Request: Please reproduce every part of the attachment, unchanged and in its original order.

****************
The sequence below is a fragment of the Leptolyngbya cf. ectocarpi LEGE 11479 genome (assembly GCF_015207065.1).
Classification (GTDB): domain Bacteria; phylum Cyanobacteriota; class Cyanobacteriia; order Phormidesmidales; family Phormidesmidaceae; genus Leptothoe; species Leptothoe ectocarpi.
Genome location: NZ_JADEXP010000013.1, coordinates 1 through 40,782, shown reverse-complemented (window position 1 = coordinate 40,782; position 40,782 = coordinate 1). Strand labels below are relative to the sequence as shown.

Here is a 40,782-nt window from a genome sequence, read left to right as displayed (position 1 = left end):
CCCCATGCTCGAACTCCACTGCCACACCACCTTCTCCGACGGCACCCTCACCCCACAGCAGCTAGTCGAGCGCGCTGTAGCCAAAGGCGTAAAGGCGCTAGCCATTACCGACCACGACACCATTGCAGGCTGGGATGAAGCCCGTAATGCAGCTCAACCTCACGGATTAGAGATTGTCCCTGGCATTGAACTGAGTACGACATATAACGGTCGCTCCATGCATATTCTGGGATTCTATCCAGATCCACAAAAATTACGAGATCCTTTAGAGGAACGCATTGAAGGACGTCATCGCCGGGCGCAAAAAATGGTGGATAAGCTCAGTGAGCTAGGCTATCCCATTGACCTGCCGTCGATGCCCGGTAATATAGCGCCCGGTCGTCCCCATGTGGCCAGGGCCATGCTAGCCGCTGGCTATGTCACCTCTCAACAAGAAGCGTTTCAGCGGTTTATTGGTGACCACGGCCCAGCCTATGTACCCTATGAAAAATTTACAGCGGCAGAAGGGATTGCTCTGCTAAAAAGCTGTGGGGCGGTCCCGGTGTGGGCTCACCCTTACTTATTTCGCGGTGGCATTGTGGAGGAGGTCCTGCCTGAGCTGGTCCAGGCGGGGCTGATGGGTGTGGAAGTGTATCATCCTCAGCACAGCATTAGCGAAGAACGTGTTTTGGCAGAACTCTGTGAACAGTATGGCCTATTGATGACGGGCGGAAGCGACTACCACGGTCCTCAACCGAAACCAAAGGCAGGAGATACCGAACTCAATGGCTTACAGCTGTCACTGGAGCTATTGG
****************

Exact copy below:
The sequence below is a fragment of the Leptolyngbya cf. ectocarpi LEGE 11479 genome (assembly GCF_015207065.1).
Classification (GTDB): domain Bacteria; phylum Cyanobacteriota; class Cyanobacteriia; order Phormidesmidales; family Phormidesmidaceae; genus Leptothoe; species Leptothoe ectocarpi.
Genome location: NZ_JADEXP010000013.1, coordinates 1 through 40,782, shown reverse-complemented (window position 1 = coordinate 40,782; position 40,782 = coordinate 1). Strand labels below are relative to the sequence as shown.

Here is a 40,782-nt window from a genome sequence, read left to right as displayed (position 1 = left end):
CCCCATGCTCGAACTCCACTGCCACACCACCTTCTCCGACGGCACCCTCACCCCACAGCAGCTAGTCGAGCGCGCTGTAGCCAAAGGCGTAAAGGCGCTAGCCATTACCGACCACGACACCATTGCAGGCTGGGATGAAGCCCGTAATGCAGCTCAACCTCACGGATTAGAGATTGTCCCTGGCATTGAACTGAGTACGACATATAACGGTCGCTCCATGCATATTCTGGGATTCTATCCAGATCCACAAAAATTACGAGATCCTTTAGAGGAACGCATTGAAGGACGTCATCGCCGGGCGCAAAAAATGGTGGATAAGCTCAGTGAGCTAGGCTATCCCATTGACCTGCCGTCGATGCCCGGTAATATAGCGCCCGGTCGTCCCCATGTGGCCAGGGCCATGCTAGCCGCTGGCTATGTCACCTCTCAACAAGAAGCGTTTCAGCGGTTTATTGGTGACCACGGCCCAGCCTATGTACCCTATGAAAAATTTACAGCGGCAGAAGGGATTGCTCTGCTAAAAAGCTGTGGGGCGGTCCCGGTGTGGGCTCACCCTTACTTATTTCGCGGTGGCATTGTGGAGGAGGTCCTGCCTGAGCTGGTCCAGGCGGGGCTGATGGGTGTGGAAGTGTATCATCCTCAGCACAGCATTAGCGAAGAACGTGTTTTGGCAGAACTCTGTGAACAGTATGGCCTATTGATGACGGGCGGAAGCGACTACCACGGTCCTCAACCGAAACCAAAGGCAGGAGATACCGAACTCAATGGCTTACAGCTGTCACTGGAGCTATTGG